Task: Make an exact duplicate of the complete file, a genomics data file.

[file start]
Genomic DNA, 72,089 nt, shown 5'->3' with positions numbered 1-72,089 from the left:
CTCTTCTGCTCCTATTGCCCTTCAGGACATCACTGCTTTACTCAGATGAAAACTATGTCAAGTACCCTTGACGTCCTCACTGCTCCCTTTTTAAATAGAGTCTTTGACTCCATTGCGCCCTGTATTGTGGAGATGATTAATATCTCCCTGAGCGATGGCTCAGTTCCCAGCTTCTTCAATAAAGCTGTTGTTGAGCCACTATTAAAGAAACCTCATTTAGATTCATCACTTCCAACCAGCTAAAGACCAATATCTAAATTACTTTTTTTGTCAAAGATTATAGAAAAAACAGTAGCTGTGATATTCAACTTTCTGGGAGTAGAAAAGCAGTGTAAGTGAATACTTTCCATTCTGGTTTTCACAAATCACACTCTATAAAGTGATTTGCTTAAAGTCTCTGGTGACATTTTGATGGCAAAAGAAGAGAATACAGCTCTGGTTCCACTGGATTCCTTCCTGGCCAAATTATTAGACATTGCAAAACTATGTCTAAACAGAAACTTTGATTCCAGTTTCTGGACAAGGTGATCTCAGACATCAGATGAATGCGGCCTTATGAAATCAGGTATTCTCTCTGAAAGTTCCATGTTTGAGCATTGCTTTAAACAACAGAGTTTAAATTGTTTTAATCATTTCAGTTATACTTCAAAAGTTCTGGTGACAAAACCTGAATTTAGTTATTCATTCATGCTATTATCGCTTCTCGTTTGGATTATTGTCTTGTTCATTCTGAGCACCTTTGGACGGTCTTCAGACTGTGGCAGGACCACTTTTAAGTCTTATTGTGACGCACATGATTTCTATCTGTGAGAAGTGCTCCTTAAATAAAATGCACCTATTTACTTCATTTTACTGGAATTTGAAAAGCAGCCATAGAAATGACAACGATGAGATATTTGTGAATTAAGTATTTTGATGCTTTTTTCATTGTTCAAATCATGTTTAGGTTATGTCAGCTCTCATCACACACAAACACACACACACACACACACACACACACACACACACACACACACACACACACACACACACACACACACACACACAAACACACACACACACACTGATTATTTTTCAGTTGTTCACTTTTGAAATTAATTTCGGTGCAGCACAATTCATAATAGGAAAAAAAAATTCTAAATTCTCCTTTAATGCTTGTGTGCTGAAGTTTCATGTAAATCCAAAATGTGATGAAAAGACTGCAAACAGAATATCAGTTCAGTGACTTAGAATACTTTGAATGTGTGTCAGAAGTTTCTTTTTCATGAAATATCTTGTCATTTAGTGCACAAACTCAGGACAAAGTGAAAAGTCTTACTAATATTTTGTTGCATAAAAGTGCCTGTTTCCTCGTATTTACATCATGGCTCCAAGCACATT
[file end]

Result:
Genomic DNA, 72,089 nt, shown 5'->3' with positions numbered 1-72,089 from the left:
CTCTTCTGCTCCTATTGCCCTTCAGGACATCACTGCTTTACTCAGATGAAAACTATGTCAAGTACCCTTGACGTCCTCACTGCTCCCTTTTTAAATAGAGTCTTTGACTCCATTGCGCCCTGTATTGTGGAGATGATTAATATCTCCCTGAGCGATGGCTCAGTTCCCAGCTTCTTCAATAAAGCTGTTGTTGAGCCACTATTAAAGAAACCTCATTTAGATTCATCACTTCCAACCAGCTAAAGACCAATATCTAAATTACTTTTTTTGTCAAAGATTATAGAAAAAACAGTAGCTGTGATATTCAACTTTCTGGGAGTAGAAAAGCAGTGTAAGTGAATACTTTCCATTCTGGTTTTCACAAATCACACTCTATAAAGTGATTTGCTTAAAGTCTCTGGTGACATTTTGATGGCAAAAGAAGAGAATACAGCTCTGGTTCCACTGGATTCCTTCCTGGCCAAATTATTAGACATTGCAAAACTATGTCTAAACAGAAACTTTGATTCCAGTTTCTGGACAAGGTGATCTCAGACATCAGATGAATGCGGCCTTATGAAATCAGGTATTCTCTCTGAAAGTTCCATGTTTGAGCATTGCTTTAAACAACAGAGTTTAAATTGTTTTAATCATTTCAGTTATACTTCAAAAGTTCTGGTGACAAAACCTGAATTTAGTTATTCATTCATGCTATTATCGCTTCTCGTTTGGATTATTGTCTTGTTCATTCTGAGCACCTTTGGACGGTCTTCAGACTGTGGCAGGACCACTTTTAAGTCTTATTGTGACGCACATGATTTCTATCTGTGAGAAGTGCTCCTTAAATAAAATGCACCTATTTACTTCATTTTACTGGAATTTGAAAAGCAGCCATAGAAATGACAACGATGAGATATTTGTGAATTAAGTATTTTGATGCTTTTTTCATTGTTCAAATCATGTTTAGGTTATGTCAGCTCTCATCACACACAAACACACACACACACACACACACACACACACACACACACACACACACACACACACACACACACACACACACACACAAACACACACACACACACTGATTATTTTTCAGTTGTTCACTTTTGAAATTAATTTCGGTGCAGCACAATTCATAATAGGAAAAAAAAATTCTAAATTCTCCTTTAATGCTTGTGTGCTGAAGTTTCATGTAAATCCAAAATGTGATGAAAAGACTGCAAACAGAATATCAGTTCAGTGACTTAGAATACTTTGAATGTGTGTCAGAAGTTTCTTTTTCATGAAATATCTTGTCATTTAGTGCACAAACTCAGGACAAAGTGAAAAGTCTTACTAATATTTTGTTGCATAAAAGTGCCTGTTTCCTCGTATTTACATCATGGCTCCAAGCACATT